ಪುಟ:Epigraphia carnatica - Volume I.djvu/೧೮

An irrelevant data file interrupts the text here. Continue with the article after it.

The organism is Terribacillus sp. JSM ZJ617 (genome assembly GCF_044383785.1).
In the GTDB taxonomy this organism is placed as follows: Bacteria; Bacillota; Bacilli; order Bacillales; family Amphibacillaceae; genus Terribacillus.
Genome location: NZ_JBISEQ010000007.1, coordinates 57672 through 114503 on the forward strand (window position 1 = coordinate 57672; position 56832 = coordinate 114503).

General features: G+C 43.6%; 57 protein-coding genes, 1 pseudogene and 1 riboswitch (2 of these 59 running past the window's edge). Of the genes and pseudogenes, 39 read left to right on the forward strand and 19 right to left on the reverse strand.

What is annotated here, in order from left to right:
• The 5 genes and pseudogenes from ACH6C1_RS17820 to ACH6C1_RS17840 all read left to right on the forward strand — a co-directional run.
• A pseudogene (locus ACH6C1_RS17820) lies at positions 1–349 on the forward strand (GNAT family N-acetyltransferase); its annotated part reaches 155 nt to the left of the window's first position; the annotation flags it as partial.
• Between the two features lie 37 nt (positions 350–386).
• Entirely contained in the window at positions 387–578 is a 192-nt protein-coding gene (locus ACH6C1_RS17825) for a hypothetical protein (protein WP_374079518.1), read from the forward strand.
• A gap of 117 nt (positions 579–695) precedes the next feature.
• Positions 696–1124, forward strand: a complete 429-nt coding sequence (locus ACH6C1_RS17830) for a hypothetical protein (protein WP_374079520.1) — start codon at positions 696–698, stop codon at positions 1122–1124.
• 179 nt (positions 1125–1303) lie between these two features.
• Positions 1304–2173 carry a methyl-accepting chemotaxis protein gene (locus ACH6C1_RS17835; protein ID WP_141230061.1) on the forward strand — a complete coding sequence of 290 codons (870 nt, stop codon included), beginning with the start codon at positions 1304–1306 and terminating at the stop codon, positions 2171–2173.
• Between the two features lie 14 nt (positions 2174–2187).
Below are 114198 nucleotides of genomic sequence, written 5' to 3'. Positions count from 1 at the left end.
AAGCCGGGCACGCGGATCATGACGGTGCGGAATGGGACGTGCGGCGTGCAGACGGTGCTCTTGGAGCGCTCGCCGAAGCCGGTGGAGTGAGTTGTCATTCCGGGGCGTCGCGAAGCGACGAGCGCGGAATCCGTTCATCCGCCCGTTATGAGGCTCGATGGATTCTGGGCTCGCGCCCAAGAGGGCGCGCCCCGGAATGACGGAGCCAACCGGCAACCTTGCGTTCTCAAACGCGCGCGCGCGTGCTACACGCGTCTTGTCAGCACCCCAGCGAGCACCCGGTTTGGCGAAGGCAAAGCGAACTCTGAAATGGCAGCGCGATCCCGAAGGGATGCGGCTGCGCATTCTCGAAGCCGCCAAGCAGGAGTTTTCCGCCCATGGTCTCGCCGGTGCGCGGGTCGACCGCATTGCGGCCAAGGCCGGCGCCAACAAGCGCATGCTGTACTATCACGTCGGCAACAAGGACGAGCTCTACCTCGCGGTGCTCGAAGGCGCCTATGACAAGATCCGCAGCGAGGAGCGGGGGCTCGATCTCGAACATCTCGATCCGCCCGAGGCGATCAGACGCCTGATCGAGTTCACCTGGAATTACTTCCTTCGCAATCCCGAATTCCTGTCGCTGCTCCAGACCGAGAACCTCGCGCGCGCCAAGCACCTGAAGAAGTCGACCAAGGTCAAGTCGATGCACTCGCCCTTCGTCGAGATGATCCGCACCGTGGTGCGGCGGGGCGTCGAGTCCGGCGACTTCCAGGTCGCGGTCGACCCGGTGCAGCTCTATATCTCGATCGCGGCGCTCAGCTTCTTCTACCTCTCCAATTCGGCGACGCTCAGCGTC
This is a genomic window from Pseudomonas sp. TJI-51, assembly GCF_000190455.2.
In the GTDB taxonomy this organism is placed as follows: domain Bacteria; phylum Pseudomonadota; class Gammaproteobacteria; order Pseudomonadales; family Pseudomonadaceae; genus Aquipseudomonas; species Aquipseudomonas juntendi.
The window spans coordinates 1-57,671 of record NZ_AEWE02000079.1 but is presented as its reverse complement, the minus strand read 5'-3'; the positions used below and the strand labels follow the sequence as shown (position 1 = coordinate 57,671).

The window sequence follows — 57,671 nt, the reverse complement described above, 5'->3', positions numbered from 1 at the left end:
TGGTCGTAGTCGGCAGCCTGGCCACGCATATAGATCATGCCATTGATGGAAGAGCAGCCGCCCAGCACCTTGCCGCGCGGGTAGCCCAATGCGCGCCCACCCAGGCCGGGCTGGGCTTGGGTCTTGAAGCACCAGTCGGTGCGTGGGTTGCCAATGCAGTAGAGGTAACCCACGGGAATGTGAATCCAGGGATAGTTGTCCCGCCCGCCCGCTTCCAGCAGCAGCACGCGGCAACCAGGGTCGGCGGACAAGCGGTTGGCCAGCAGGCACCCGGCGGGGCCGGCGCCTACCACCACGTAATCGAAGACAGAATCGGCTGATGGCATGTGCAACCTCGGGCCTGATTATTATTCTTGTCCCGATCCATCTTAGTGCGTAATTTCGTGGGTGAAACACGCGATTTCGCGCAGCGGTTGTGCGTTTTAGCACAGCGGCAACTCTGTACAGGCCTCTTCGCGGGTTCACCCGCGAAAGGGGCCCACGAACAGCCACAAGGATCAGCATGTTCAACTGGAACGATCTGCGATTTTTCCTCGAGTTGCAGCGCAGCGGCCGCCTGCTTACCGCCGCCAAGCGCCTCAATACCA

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12 through the University of Mysore on 4-4-1970. Though the government was pleased to pass orders approving the scheme on 16-3-71, overcoming all the technical difficuhies it v/as possible to put the scheme into operation only by 16th December 1971. An Advisory Committee, with the Director, Institute of Kancada Studies, as the Chairman, was constituted by the University to guide the Institute in the implementation of the scheme. The committee consists of the Director, Department of Archaeology, Mysore, the Chief Epigraphist to Government of India, and a few scholars from the Universities of Mysore, Bangalore, Karnatak and Madras. This committee met for the first time on 24-12-1971 and discussed in detail the modus operandi of the revision ‍ of Epigraphia Carnatica ; broad guidelines were also set out. Some of the important decisions of the committee were as follows : Roman transliteration of the texts of the Kannada inscriptions need not be given ; texts of the non-Kannada inscriptions should be provided in Kannada script along with their Roman transliteration ; inscriptions published at different sources should be brought together ; every inscription should be preceded by a short introductory note ; necessary, useful indices should be included ; introduction, texts and translations should be revised on the basis of authentic evidences. In accordance with the suggestions of the Advisory Committee, revision of the volumes of Epigraphia Carnatica has been undertaken and the first volume so revised is being now brought outi' This volume contains the inscriptions of the Coorg District. B. L. Rice published this volume in 1886 as the first in the series of the volumes of Epigraphia Carnatica comprising 23 inscriptions of Coorg, with their translation and transliteration. When the Gazetteer of Coorg had to be prepared for the New Imperial Gazetteer of India , Rice felt the need for a fresh survey. The new inscriptions which came to light as a result of this endeavour were incor- porated in the appendices to the volumes of Epigraphia Carnatica relating to Bangalore and Tumkur (9 and 12-First Edition). All these inscriptions were put together in the revised edition of the Coor^ //).?f/-/pr/o/75 which Rice brought out in 1914. The number of inscriptions included in the revised edition was 75. This volume has again been revised according to the scheme of revision and re-print of the volumes of Epigraphia Carnatica. In order to compare the texts of the published inscriptions with those of the originals, two survey tours have been undertaken. Many of the mscriptions have been compared with the originals and corrections have been effected, wherever necessary. Only in cases where the original inscriptions were not available, the texts have been retained as such. Inscription No. 72 of the previous edition, which was in an undecipherable condition has been omitted. One of the special features of the present volume is that it includes 32 new inscriptions which had, as yet, not seen the light of the day. Of course, it is true that, our scheme does not contemplate any search for fresh inscriptions. We have included al! those inscriptions v/hich were secured without much effort on our part. This shows how much more work still remains to be done in this direction. Undoubtedly, there is a need for a new comprehensive survey. This work has to be accomplished before these inscriptions, still in oblivion, finally disappear from the scene. A comparison with the previous edition will bring out a few more special features. A new introduction replaces the old one written by Rice ; an introductory note preceeds every inscrip- tion ; to satisfy the modern requirements, a few indices have been included. All this has been done in accordance with the suggestions of the Advisory Committee. As far as works of this type are concerned, revision cannot, however, be final. Individuals and institutions, both have their ovvn limitations. Whatever be the revision, it is undertaken by a few ; and their work cannot be isolated from the view-point, attitudes, studies and research, all their own. It is quite natural that others may have their own views and attitudes. Hence, in this great endeavour suggestions and proposals of scholars interested in such works are